“Ack!” A gasp escapes my lips as I hit the hardwood floor.
“I beat the prince! I beat him!”, cheering erupts from behind me.
“Yes, I suppose you did, young Warrior,” I push myself up, wincing. Seems I’m not quite as in shape as I thought. Tréa would have seen that fake. It was so obvious! Why didn’t I?
“Do I get to be the prince now, since I bested you in a fight? Do I?” The little rascal is hopping around, small staff hitting the ground loudly every time she lands.
“Slow down now, Kara,” Instructor Kîyôméí comes up behind her, sweeping her up onto his hip and tweaking her nose. “In a proper duel, you’d have to beat him three times! I’m sure Heir Qiayi has much better things to do,” he dips his head to me, “than stick around in Sector 5. He is a very busy man!”
“Oh, no Instructor Kîyôméí, it’s been my pleasure to visit your fine school. I do appreciate a break from the proceedings of the upper sectors.”
“Young Warrior Kara,” I turn to the little girl, “it has been an honor.” I bow the Síean bow of respect to her, then straighten up and turn back to the door to re-enter Hallway 24.
I hear the young student’s giggle and a hushed murmur of a question before her instructor shushes her.
It is true what I told that girl, I think, walking along the corridor to my next stop on today’s rounds, I love being out of Sector 1. It’s always so stuffy and uptight.
I’m the prince. I’ve known, ever since I was old enough to listen, what my place in the world was to be. I know that I am supposed to like it—all the fussing and decorum—but I never have. It’s too confining, too fake. When I come out to the lower sectors, I feel this wave of relief—like when Father used to let me run through the Everwoods. It feels real.
Okay, more real—at any rate. Everyone still bows and lowers their eyes in respect when I pass, which I guess is the least notice I could receive without disguising myself.
I pass another group of Elders whispering in a huddle and casting furtive looks my way. This has been happening more and more, ever since Sàmda…
Honestly, I don’t think I’m that noticeable. The only thing that distinguishes me from any other Intervention fighter is the red and gold ties on my white epaulettes, marking me as the prince.
“Prince Àríe, fancy seeing you here!” calls one of the Elders. She’s wearing a long robe of gold and brown in the patterns of the Nagasaké family. Elders often wear family robes rather than the standard uniform because they aren’t required to fight anymore; their place is as councilors. One day I will be a leader and I will fight for the Intervention until my dying day, as is my place.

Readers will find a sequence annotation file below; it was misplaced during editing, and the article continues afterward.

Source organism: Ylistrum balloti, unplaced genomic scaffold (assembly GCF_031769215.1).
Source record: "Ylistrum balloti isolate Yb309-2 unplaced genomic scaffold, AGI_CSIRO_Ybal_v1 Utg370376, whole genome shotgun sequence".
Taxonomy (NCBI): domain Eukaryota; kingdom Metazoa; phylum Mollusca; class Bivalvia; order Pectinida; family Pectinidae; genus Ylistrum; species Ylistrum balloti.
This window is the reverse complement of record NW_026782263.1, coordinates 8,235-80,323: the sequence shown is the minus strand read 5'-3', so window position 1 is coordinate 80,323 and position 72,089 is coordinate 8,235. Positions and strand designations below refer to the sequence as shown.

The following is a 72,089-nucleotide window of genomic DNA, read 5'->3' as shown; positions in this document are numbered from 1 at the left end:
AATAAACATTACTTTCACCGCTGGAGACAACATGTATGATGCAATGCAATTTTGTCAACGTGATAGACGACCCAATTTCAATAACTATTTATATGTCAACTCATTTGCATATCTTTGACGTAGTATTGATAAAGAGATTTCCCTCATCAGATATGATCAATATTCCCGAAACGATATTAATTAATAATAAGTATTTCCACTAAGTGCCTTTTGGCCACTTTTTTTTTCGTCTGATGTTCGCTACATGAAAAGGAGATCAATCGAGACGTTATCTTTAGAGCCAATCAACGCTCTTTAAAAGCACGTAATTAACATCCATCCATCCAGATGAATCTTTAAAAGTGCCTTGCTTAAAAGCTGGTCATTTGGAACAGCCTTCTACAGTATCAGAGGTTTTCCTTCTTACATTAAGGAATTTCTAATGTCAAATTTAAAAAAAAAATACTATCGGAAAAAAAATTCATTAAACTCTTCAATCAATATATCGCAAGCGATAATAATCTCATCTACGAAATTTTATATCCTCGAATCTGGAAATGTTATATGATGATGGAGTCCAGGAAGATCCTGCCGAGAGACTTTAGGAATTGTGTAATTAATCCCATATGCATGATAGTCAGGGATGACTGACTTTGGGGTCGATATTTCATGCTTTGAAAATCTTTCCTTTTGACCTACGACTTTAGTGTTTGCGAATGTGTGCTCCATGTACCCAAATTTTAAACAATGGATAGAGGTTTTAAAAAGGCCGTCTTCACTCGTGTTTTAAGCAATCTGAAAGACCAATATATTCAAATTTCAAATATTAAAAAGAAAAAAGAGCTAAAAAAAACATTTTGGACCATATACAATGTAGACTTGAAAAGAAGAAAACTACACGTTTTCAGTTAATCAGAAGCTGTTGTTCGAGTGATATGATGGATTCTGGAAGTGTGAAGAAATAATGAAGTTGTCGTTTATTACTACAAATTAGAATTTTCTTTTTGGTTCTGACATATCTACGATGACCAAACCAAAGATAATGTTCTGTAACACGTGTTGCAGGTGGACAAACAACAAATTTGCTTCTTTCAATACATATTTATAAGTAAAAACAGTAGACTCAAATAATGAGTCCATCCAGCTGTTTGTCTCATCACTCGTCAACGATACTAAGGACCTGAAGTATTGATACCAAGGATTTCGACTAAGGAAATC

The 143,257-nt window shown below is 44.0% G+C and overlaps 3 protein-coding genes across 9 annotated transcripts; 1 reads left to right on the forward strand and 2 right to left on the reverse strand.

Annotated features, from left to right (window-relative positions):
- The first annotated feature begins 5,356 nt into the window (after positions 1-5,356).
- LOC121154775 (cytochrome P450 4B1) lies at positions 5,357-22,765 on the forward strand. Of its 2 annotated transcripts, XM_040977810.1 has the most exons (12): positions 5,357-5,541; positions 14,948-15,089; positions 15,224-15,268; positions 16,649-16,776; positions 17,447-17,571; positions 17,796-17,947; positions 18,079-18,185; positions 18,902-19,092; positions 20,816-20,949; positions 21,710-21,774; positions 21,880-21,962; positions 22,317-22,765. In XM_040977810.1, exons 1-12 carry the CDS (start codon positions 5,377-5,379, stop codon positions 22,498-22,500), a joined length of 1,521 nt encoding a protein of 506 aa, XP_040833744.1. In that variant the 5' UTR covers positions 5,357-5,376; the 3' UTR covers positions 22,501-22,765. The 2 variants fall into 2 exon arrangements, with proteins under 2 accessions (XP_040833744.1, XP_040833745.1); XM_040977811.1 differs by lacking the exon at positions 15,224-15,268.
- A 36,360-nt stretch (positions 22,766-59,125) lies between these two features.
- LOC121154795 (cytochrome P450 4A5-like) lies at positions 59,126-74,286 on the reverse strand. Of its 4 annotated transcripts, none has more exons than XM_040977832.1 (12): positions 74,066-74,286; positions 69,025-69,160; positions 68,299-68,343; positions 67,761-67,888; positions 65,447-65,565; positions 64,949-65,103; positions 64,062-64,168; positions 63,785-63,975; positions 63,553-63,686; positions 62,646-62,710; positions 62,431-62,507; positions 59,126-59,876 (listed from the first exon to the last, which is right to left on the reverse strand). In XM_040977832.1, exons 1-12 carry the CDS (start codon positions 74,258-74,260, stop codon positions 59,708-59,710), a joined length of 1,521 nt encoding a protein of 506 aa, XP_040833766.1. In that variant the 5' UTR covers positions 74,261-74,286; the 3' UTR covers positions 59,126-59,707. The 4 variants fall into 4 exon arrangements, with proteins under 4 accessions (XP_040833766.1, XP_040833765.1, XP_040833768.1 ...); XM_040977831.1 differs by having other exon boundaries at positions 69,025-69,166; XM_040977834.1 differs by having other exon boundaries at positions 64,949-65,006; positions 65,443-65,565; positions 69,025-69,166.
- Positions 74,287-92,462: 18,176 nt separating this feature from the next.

“Ah, Elder Nagasaké, what a pleasure! I didn’t see you as I was passing, else I would have stopped. How is your grandson? I heard he just started training yesterday!”
She huffs, but I can see through her facade. She’s proud. Most older people have this kind of soft way of smiling that you miss if you don’t pay attention. The rest of her face and posture is so formal, you wouldn’t expect her to relax so easily. But I know people and how to ???.
“Oh, he’s well. He will make a fine soldier for the Intervention one day. System permitting, I hope he gets a good mentor when he comes of age.”
“Soldiers Makamure and Nagasaké are putting him on the Specialized Path, then?”
“What? You didn’t expect my grandson to wind up in the General Force, now did you young Heir?”
The fact that she’s been addressing me in a much more personal tone than is proper hardly factors into this conversation. Even Elders who are not formally Instructors or Soldiers are revered, so even a leader must bow to them. No matter where you are, a certain wisdom comes with age.
Well… usually. There’s one Elder who never seemed to gain any wisdom, though she’s older than the rest.
“Àríe Qiayi, your highness!” And there she is.
“Elder Narzum, a pleasure as always,” I say dryly. The sarcasm is lost on her. She curtsies rather dramatically, her family robes folding strangely. They’re not really designed for that.
“You know,” she says, “We were all so surprised and saddened to hear about your… affiliation with that Sàm boy.”
“Sàmda…” I growl under my breath.
“Kéína!” Elder Nagasaké admonishes, her polite smile turning to a storm of a frown, “Don’t corner the boy; he’ll think us gossips!”
I do. I do think you’re both gossips.
“Oh–come now, Lísa! I’m only teasing. Though,” she leans in conspiratorially, “I did hear young Ríchard Éflarum has been looking for a good match for his beautiful daughter. You know, if you were… interested in someone a touch more… proper?”